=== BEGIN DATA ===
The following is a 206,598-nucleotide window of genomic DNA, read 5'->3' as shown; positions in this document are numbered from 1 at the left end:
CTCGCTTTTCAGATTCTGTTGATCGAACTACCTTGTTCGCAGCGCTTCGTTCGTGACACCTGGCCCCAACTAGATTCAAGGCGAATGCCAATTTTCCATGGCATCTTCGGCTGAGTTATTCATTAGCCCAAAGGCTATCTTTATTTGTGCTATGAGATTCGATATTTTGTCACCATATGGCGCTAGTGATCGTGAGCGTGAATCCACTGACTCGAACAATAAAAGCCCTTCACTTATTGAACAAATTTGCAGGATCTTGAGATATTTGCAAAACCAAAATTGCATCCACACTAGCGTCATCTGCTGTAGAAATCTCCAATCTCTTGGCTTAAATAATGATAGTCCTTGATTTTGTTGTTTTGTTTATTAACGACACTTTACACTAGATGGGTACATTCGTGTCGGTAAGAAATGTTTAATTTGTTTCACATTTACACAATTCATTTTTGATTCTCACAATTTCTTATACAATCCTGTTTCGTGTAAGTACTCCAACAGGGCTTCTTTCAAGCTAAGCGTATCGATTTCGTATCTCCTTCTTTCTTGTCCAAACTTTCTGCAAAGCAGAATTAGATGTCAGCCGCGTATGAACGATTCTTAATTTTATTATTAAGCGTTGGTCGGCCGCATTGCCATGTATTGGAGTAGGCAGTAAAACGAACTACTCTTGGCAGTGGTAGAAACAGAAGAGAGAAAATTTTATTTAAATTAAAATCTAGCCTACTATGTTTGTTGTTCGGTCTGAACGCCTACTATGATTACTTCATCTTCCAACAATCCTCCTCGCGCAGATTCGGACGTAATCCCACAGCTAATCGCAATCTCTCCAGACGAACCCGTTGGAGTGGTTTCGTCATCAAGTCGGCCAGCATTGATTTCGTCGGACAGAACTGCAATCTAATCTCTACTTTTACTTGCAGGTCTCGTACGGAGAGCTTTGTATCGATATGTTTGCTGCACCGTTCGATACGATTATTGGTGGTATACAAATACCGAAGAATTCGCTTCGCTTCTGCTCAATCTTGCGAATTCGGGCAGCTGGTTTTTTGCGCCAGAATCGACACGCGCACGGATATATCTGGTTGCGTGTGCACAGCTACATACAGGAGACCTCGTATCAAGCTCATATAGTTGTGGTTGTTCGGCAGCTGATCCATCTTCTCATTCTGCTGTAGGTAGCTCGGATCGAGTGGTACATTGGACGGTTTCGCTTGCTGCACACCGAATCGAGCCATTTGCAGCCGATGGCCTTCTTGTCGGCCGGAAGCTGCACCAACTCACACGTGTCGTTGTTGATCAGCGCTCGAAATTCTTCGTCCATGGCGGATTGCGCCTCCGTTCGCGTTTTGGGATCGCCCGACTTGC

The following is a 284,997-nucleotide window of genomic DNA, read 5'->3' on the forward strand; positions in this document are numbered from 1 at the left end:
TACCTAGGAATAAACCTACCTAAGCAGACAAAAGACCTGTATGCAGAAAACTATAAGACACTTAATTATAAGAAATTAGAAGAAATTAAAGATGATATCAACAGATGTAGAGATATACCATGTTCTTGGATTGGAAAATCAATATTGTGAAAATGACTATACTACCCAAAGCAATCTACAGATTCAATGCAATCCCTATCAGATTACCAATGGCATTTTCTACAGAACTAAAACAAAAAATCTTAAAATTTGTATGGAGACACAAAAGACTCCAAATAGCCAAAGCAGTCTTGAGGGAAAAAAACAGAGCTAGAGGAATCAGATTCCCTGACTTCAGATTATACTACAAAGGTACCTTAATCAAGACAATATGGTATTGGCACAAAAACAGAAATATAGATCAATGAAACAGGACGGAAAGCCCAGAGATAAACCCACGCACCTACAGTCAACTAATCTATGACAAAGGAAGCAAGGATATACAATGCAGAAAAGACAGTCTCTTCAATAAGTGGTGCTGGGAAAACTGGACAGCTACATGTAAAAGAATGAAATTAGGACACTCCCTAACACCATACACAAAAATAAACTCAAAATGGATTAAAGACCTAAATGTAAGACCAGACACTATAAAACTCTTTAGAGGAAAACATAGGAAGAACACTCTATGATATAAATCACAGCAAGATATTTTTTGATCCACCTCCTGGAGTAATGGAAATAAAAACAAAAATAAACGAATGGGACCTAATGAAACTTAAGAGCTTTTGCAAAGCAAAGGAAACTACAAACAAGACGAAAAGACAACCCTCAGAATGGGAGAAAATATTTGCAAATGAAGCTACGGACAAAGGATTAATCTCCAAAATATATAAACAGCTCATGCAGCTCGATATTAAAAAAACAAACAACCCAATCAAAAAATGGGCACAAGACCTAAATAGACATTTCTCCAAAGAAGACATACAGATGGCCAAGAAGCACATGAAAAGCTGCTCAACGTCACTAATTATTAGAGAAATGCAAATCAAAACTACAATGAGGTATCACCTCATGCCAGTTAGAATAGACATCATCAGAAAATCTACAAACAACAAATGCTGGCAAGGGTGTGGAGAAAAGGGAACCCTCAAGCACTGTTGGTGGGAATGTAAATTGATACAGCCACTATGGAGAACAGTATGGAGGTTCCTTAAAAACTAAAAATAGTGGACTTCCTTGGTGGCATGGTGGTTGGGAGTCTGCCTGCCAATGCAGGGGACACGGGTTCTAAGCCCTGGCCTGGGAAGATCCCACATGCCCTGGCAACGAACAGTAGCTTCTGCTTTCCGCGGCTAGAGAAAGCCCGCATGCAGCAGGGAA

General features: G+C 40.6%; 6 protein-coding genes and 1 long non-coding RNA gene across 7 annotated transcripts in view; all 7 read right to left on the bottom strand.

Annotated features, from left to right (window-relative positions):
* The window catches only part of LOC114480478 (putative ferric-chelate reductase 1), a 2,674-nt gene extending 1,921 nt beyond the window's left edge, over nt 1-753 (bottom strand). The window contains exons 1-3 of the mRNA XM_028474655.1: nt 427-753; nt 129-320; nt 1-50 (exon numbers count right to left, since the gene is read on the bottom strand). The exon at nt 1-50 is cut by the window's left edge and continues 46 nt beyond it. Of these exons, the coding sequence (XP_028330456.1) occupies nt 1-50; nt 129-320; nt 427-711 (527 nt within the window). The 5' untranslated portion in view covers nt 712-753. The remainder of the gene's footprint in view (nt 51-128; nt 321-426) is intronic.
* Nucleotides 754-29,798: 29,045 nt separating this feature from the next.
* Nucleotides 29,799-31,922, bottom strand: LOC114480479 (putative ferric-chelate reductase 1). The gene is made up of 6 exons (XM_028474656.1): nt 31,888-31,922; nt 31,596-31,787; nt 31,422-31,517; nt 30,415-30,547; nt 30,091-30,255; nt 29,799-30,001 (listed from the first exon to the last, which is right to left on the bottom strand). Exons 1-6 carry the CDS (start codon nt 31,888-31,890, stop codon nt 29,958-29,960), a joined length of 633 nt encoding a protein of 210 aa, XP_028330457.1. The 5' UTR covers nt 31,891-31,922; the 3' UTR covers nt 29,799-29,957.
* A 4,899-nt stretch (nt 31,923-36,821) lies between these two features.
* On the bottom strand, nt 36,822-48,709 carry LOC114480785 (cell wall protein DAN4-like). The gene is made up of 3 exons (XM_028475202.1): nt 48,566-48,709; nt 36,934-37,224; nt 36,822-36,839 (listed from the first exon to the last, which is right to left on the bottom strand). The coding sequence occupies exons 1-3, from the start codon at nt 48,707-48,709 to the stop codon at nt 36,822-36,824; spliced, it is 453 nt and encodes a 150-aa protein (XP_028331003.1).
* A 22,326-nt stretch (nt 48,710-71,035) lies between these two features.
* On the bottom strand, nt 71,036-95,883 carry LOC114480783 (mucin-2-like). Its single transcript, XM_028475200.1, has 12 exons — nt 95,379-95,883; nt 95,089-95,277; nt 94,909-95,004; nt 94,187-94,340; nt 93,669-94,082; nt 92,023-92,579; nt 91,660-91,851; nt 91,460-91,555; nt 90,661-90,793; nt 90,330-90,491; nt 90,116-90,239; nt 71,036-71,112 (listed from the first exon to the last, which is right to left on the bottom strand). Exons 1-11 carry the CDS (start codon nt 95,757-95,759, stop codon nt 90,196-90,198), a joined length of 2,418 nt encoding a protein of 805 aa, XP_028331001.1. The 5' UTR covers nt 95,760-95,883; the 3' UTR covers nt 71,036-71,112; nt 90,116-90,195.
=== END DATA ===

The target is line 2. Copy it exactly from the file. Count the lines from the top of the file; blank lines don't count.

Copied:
CTCGCTTTTCAGATTCTGTTGATCGAACTACCTTGTTCGCAGCGCTTCGTTCGTGACACCTGGCCCCAACTAGATTCAAGGCGAATGCCAATTTTCCATGGCATCTTCGGCTGAGTTATTCATTAGCCCAAAGGCTATCTTTATTTGTGCTATGAGATTCGATATTTTGTCACCATATGGCGCTAGTGATCGTGAGCGTGAATCCACTGACTCGAACAATAAAAGCCCTTCACTTATTGAACAAATTTGCAGGATCTTGAGATATTTGCAAAACCAAAATTGCATCCACACTAGCGTCATCTGCTGTAGAAATCTCCAATCTCTTGGCTTAAATAATGATAGTCCTTGATTTTGTTGTTTTGTTTATTAACGACACTTTACACTAGATGGGTACATTCGTGTCGGTAAGAAATGTTTAATTTGTTTCACATTTACACAATTCATTTTTGATTCTCACAATTTCTTATACAATCCTGTTTCGTGTAAGTACTCCAACAGGGCTTCTTTCAAGCTAAGCGTATCGATTTCGTATCTCCTTCTTTCTTGTCCAAACTTTCTGCAAAGCAGAATTAGATGTCAGCCGCGTATGAACGATTCTTAATTTTATTATTAAGCGTTGGTCGGCCGCATTGCCATGTATTGGAGTAGGCAGTAAAACGAACTACTCTTGGCAGTGGTAGAAACAGAAGAGAGAAAATTTTATTTAAATTAAAATCTAGCCTACTATGTTTGTTGTTCGGTCTGAACGCCTACTATGATTACTTCATCTTCCAACAATCCTCCTCGCGCAGATTCGGACGTAATCCCACAGCTAATCGCAATCTCTCCAGACGAACCCGTTGGAGTGGTTTCGTCATCAAGTCGGCCAGCATTGATTTCGTCGGACAGAACTGCAATCTAATCTCTACTTTTACTTGCAGGTCTCGTACGGAGAGCTTTGTATCGATATGTTTGCTGCACCGTTCGATACGATTATTGGTGGTATACAAATACCGAAGAATTCGCTTCGCTTCTGCTCAATCTTGCGAATTCGGGCAGCTGGTTTTTTGCGCCAGAATCGACACGCGCACGGATATATCTGGTTGCGTGTGCACAGCTACATACAGGAGACCTCGTATCAAGCTCATATAGTTGTGGTTGTTCGGCAGCTGATCCATCTTCTCATTCTGCTGTAGGTAGCTCGGATCGAGTGGTACATTGGACGGTTTCGCTTGCTGCACACCGAATCGAGCCATTTGCAGCCGATGGCCTTCTTGTCGGCCGGAAGCTGCACCAACTCACACGTGTCGTTGTTGATCAGCGCTCGAAATTCTTCGTCCATGGCGGATTGCGCCTCCGTTCGCGTTTTGGGATCGCCCGACTTGC